So, then, what is it about Jackie that left me cold? For one, this is not a very interesting story. It's an intriguing idea, to present what the former First Lady might have been going through, but there's no real meat here, nothing to keep the viewer compelled to keep watching. Although Portman's range is effective and convincing, what she lacks in this is compassion. True, we see many scenes of Mrs. Kennedy overwhelmed by grief, but the interview segments with Crudup and her dealings with others in the film show her as cold and controlling, which decimates any warmth that the viewer may have toward her character. This is especially evident in the awkward scenes with the late John Hurt, who displays a wonderful humanity during his short time on screen, where Portman's Jackie exudes a silly callousness that makes her downright unlikable. When adding the bitchiness in her pedantic dialogue with Crudup's Journalist, it robs any sympathy we gained for that same character who tearfully tells her children that their daddy is in heaven. Screenplay and Direction are at fault here as well, as scenes without emotion linger for far too long, and a lack of chronology confuses who this person is actually supposed to be. It looks pretty and has some stellar performances, but Jackie ultimately ends up being cold and lifeless; not the kind of film one wants to be immersed in for an hour and forty minutes.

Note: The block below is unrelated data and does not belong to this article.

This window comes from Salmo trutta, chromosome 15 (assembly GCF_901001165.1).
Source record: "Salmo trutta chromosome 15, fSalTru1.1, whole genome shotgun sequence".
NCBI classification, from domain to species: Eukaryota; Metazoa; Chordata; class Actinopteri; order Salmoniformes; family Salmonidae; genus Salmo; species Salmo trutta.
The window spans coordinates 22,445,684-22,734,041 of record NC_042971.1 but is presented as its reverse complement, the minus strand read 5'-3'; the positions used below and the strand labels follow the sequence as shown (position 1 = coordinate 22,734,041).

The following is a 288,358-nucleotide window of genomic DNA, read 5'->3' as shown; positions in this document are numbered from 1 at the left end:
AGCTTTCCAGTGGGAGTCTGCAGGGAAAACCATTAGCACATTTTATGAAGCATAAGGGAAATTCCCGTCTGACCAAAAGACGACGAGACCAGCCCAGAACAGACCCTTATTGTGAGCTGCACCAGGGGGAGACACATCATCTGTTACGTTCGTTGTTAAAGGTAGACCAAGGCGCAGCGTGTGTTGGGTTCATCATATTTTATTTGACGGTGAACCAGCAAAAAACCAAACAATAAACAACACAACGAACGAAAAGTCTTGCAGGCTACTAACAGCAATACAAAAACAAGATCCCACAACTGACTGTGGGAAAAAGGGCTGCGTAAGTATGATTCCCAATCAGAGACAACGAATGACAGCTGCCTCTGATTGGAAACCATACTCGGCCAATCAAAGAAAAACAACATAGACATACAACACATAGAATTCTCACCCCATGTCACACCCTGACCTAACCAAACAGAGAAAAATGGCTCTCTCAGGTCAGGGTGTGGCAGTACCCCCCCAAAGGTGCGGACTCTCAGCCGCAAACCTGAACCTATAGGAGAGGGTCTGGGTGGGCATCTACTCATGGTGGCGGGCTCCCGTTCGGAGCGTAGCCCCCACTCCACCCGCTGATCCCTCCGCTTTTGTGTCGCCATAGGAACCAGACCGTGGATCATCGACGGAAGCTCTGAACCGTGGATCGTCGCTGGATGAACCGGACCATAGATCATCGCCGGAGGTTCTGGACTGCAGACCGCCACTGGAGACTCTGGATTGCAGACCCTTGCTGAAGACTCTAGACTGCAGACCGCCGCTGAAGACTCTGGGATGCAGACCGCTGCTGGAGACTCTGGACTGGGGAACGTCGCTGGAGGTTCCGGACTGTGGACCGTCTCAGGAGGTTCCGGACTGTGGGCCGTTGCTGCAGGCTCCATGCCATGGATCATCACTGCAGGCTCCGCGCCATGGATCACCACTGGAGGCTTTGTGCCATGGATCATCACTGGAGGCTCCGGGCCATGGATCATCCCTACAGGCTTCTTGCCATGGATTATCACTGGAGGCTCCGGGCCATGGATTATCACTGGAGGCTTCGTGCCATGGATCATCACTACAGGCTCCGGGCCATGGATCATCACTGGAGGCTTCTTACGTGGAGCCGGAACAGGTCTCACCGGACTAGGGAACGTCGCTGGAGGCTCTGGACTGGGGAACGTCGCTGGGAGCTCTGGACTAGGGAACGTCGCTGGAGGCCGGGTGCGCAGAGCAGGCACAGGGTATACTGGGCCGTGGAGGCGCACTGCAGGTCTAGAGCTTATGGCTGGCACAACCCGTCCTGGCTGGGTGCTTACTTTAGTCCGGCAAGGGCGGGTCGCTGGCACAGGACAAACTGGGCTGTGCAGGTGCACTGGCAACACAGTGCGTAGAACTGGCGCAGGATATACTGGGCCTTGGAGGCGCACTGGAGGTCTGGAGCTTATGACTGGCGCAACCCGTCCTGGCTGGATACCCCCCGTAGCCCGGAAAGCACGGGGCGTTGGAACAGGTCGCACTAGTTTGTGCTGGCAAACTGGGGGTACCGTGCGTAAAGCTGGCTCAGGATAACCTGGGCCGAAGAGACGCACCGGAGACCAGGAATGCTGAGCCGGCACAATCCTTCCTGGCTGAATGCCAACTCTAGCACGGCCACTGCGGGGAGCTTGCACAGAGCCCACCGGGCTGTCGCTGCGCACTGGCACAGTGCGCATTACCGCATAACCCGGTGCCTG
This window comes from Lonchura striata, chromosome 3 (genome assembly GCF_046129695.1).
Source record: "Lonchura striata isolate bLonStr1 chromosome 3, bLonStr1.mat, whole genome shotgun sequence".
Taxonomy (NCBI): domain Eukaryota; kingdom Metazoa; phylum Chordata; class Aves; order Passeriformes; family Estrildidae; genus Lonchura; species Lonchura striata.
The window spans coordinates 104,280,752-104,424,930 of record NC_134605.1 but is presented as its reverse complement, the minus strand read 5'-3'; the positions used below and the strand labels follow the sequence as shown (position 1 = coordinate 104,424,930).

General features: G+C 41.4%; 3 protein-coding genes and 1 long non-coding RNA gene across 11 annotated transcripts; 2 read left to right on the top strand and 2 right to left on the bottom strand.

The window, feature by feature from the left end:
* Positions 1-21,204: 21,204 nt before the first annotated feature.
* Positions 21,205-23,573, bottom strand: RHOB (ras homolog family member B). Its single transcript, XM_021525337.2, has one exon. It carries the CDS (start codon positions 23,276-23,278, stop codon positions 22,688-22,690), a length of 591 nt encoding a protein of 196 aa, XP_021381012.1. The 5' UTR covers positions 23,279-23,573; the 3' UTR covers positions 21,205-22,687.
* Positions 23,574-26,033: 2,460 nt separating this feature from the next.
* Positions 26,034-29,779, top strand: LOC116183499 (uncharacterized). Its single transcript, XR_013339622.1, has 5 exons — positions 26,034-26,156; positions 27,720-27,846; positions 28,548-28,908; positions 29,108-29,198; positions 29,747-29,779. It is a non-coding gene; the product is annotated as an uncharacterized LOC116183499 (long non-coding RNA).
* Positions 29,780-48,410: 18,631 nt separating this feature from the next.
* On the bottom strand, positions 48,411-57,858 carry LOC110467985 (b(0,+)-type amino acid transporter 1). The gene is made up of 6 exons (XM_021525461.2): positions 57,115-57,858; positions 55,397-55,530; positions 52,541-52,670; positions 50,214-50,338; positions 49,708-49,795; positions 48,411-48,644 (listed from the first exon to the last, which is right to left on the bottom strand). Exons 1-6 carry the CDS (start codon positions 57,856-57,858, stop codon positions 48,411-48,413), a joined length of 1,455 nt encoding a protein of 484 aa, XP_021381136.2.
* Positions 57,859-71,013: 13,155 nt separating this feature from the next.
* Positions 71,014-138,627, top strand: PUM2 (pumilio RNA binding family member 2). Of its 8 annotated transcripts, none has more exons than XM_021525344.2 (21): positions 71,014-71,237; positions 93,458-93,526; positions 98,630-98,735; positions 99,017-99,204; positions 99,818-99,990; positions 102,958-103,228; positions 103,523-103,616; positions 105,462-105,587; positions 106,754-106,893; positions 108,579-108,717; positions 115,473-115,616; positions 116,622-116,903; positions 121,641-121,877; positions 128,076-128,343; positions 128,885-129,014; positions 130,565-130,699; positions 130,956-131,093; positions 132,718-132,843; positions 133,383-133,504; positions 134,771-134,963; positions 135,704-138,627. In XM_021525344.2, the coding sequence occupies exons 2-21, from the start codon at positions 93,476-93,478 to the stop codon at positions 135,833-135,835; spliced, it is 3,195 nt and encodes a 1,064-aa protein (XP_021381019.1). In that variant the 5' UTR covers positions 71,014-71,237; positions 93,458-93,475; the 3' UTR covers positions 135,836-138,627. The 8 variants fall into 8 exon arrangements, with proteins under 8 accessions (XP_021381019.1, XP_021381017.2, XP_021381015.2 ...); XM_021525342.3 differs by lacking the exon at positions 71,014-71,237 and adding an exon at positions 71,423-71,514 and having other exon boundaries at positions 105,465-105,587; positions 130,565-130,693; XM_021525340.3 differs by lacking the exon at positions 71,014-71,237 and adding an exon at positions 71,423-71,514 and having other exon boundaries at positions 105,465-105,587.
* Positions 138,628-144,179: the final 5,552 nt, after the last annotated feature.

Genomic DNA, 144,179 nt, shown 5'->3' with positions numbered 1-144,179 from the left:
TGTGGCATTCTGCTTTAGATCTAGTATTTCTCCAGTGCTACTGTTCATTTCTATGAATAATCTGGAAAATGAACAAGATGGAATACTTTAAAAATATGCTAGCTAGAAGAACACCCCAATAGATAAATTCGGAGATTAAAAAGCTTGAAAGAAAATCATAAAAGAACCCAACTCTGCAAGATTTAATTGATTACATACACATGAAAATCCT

Jackie comes to Fox blu-ray (with additional DVD and HD Download) in a beautiful looking transfer that sports a curious 1.66:1 AVC-encoded aspect ratio. Colours are stunning here, conveying the look of the era wonderfully and realistically, with deep blacks and crisply defined detail. Obviously, the scenes shot on vintage equipment are not going to be of the caliber one would expect in this day and age, but it's a problem-free transfer that looks great.